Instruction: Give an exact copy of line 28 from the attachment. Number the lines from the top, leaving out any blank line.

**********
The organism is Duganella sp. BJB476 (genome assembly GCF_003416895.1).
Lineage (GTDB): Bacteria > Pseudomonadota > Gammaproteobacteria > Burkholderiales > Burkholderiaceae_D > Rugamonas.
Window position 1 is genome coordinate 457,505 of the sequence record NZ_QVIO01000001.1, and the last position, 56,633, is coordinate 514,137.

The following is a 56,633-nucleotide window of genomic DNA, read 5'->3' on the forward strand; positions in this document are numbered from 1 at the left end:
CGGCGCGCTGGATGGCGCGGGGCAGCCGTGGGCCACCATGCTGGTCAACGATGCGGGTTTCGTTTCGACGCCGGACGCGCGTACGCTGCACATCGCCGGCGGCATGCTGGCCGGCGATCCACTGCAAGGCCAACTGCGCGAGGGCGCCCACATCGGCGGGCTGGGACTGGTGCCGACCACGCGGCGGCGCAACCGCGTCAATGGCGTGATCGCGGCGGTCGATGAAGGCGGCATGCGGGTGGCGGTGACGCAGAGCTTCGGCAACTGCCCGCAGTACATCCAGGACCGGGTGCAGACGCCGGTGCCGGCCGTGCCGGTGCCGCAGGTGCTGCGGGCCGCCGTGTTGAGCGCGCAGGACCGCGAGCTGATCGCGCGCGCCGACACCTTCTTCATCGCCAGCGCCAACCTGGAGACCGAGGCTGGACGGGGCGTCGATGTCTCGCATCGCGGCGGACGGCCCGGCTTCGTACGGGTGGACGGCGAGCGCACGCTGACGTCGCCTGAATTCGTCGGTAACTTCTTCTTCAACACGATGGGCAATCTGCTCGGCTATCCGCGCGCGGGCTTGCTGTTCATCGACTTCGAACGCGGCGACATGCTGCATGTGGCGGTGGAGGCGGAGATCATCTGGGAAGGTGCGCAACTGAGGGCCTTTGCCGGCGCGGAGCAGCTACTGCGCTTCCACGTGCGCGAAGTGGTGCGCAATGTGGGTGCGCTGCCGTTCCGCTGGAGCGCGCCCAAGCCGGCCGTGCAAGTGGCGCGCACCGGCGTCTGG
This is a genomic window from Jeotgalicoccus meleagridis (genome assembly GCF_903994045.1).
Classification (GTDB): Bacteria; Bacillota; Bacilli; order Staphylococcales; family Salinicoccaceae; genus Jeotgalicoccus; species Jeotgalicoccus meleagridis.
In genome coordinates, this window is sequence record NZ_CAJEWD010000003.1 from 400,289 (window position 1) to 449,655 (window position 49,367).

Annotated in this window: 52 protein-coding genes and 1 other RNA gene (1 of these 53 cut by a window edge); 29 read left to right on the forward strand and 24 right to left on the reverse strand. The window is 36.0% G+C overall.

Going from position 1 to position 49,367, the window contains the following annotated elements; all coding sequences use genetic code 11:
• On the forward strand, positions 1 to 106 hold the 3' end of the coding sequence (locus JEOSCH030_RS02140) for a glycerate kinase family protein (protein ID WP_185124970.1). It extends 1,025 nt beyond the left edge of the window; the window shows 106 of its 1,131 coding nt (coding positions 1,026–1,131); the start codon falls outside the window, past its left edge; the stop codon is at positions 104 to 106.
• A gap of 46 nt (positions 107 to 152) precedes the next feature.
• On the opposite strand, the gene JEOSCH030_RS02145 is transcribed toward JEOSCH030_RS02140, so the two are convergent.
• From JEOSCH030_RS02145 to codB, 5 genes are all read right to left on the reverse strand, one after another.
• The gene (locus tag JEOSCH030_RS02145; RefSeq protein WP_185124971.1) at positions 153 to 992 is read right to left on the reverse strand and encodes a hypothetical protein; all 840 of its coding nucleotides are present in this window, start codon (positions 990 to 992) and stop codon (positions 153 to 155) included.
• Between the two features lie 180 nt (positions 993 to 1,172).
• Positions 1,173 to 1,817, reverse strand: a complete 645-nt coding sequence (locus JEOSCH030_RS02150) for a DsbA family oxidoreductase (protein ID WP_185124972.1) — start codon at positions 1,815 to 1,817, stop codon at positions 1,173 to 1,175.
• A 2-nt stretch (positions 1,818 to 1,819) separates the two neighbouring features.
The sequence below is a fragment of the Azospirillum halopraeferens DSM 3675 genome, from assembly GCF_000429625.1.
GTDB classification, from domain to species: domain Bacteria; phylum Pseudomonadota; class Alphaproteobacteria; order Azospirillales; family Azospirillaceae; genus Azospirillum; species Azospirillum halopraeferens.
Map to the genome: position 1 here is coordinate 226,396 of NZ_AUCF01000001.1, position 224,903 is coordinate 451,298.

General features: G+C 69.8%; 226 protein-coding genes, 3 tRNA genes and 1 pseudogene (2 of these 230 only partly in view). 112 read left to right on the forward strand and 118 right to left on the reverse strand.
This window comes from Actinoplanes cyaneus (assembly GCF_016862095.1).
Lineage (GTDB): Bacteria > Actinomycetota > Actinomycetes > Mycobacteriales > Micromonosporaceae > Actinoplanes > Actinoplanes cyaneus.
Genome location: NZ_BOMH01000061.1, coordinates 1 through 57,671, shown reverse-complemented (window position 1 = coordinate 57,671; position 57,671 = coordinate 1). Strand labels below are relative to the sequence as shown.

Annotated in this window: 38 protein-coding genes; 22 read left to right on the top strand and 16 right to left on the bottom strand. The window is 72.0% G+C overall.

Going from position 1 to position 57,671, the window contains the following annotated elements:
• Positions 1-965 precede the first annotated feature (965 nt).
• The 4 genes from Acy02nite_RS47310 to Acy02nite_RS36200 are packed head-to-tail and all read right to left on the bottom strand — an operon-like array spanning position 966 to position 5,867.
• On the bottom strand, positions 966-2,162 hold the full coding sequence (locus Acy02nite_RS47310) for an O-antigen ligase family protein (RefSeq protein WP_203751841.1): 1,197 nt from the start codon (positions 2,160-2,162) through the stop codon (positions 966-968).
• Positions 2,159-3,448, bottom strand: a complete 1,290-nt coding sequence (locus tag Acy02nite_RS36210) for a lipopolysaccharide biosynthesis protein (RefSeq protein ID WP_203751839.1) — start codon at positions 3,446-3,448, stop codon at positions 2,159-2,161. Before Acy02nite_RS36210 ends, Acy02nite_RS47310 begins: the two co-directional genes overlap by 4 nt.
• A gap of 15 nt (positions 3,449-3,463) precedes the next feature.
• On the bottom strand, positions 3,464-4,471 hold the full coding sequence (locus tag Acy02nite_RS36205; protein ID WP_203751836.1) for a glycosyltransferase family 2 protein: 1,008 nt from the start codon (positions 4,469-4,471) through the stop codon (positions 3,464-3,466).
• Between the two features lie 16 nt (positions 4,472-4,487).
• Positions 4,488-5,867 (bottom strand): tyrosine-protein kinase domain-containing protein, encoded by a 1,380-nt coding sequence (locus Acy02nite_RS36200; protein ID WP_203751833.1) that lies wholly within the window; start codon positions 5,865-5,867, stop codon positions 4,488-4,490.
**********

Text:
• Positions 1-965 precede the first annotated feature (965 nt).